Favorite Patricia Wells recipe
- Angelina Nov 1, 2007 08:13 PM
I just bought one of Patricia Well's cookbooks....Bistro cooking. I have not tried any of her recipes, but a friend of mine LOVES her books. Does anyone have any favorites out there?
I love several recipes in the Bistro Cooking and have used it for years. I also have the Italian cookbook, but hardly ever use it. Bistrot Cooking is coming apart at the seams and is spattered with sauce, etc.
In Bistro Cooking I've had great success with the poulet au vinaigre recipes and the daube de boeuf with orange. The herring and potato salad is great, but I've never made my own pickled herring. I've always bought the Lasco or whatever it's called brand in a glass jar. Works fine.
I've also made the pear cake which is excellent.
According to the Cookbook of the Month, her Vegetable Harvest is one to stay away from.
I have her Off the Shelf, using condiments "cooking from the pantry". There are some really good recipes in there. The green olive baked chicken( I love them and chicken) is really nice. Mostly I love this book because it gives such wonderful and different ideas how to use Chinese,Greek, Italian..and so on, condiments. I get stumped with how to use them at times, this book is truly inspiring. Gorgeous photos as always.
re: chef chicklet
I think you're thinking of Donna Hay. I never heard of Patricia Wells venturing into Chinese, or even Greek, for that matter.
I only have the Provence cookbook from Wells, and I like the spicy fennel tomato sauce. Most of the book has gone unused, though. Maybe I'd have preferred the bistro book, but I already had similar (Bourdain, etc).
Ok I am a certifiable idiot!!! Haha!!
What? You haven't heard? It is the new Patricia, she's doing crazy good food stuff out here on the left coast! not really!
I am red faced. Patricia - Donna, easy mistake.. thanks, ok I'm going back to bed now.
but the green olive chicken really is good...honest.
I adore her Salade frisée aus lardons aux Lyonnais, although, hmm, I realize I make changes, like usually having a poached egg instead of sausages and using olive oil instead of peanut, and never making croutons. Guess I use it more as inspiration. It was her description in her Food Lovers Guide to Paris that turned me into a frisee lover.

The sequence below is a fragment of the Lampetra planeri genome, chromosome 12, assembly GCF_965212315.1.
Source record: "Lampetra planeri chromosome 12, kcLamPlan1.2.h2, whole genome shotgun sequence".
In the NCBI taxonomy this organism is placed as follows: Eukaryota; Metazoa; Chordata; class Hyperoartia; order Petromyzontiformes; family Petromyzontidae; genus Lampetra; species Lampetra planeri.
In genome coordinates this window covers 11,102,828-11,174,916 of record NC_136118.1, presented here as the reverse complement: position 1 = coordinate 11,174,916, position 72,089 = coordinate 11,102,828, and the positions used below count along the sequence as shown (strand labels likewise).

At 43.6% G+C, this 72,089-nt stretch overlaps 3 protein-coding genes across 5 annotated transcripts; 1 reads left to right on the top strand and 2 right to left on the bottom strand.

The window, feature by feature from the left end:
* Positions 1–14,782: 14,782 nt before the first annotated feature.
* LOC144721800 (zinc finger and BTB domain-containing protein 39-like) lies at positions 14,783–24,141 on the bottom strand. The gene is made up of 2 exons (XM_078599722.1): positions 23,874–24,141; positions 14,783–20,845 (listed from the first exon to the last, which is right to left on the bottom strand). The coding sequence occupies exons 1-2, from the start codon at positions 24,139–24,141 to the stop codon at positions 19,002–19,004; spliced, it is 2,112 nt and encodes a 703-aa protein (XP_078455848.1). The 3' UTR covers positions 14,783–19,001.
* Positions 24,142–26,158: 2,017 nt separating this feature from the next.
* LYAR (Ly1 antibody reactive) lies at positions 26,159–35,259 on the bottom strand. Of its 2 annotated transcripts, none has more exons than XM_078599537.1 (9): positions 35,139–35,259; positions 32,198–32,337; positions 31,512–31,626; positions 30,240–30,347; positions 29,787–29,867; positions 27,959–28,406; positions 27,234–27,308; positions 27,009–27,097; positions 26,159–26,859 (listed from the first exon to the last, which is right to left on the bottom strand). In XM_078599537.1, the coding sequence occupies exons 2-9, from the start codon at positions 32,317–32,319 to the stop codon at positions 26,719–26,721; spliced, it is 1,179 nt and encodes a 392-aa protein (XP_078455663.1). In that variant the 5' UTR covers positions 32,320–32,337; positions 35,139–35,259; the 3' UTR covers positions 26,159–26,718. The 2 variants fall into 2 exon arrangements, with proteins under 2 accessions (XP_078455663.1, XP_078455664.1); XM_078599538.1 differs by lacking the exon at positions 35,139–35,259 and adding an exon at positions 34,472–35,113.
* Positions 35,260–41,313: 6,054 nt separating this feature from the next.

The Salade Dauphinoise is divine too, though how can it not be with that list of ingredients? (Escarole, ham, Gruyere, and walnuts) The Salades des lentilles vertes is a nice, basic recipe too; I usually add some chopped herbs.
I always make Crepes aux courgettes la Mere Poulard (zucchini crepes) at least once a summer. They're not an assertive flavor, yet somehow delicious and satisfying.
I just made the Bouillabaisse de poulet (chicken buoillabaisse) last week, and we loved it. A friend of mine is devoted to the Petit sale de canard (salt-cured duck). The Daube de boeuf with mushrooms and orange is a wonderful flavor combination. The Seven hour leg of lamb is fabulous too,
Gosh, looking through for the book reminds of me of how many more I'd like to try. I can't believe I haven't made any of the rabbit recipes yet!
I also adapted the Salade frisee aux lardons Lyonnais by adding cubed little fried crispy potatoes instead of croutons. It is like breakfast in a salad and is DIVINE.
I know she also has a potato salad with shallots, and I think I've adapted that one too - just very good fruity olive oil, finely minced shallots and fresh minced thyme, salt & pepper, mixed into just boiled potatoes and then smashed together. Hot or cold, everyone loves this dish.
Angela, this cookbook happens to be my bible! I entertain a lot, and I have made most of the recipes in this book- a few so many times I can make them in my sleep. Patricia's recipes are fantastic!
My favorites from the book are the provencal beef stew, roasted tomatoes, chicken with wine vinegar, and the fresh lemon tart. None are complicated at all, and experienced cooks will find this cookbook very easy. The provencal beef stew is my favorite make-ahead for a dinner party dish, and not only it is perfect every time, but your guests will think you went through a lot of trouble, and it's a breeze! The only adjustment I make to the recipe is that I add a strip of orange zest for the final ten minutes or so when I re-heat the stew, but I remove it before serving because orange is very pervasive. I just want that little whiff of orange, and it's just enough.
Have fun :-) Patricia
I am about to make the provencal beef stew, so I can't comment on that (yet), but my family LOVES Mistral's Chicken (with 40 cloves of garlic) that is in Bistro Cooking (and reprinted in the New York Times by Alex Witchell).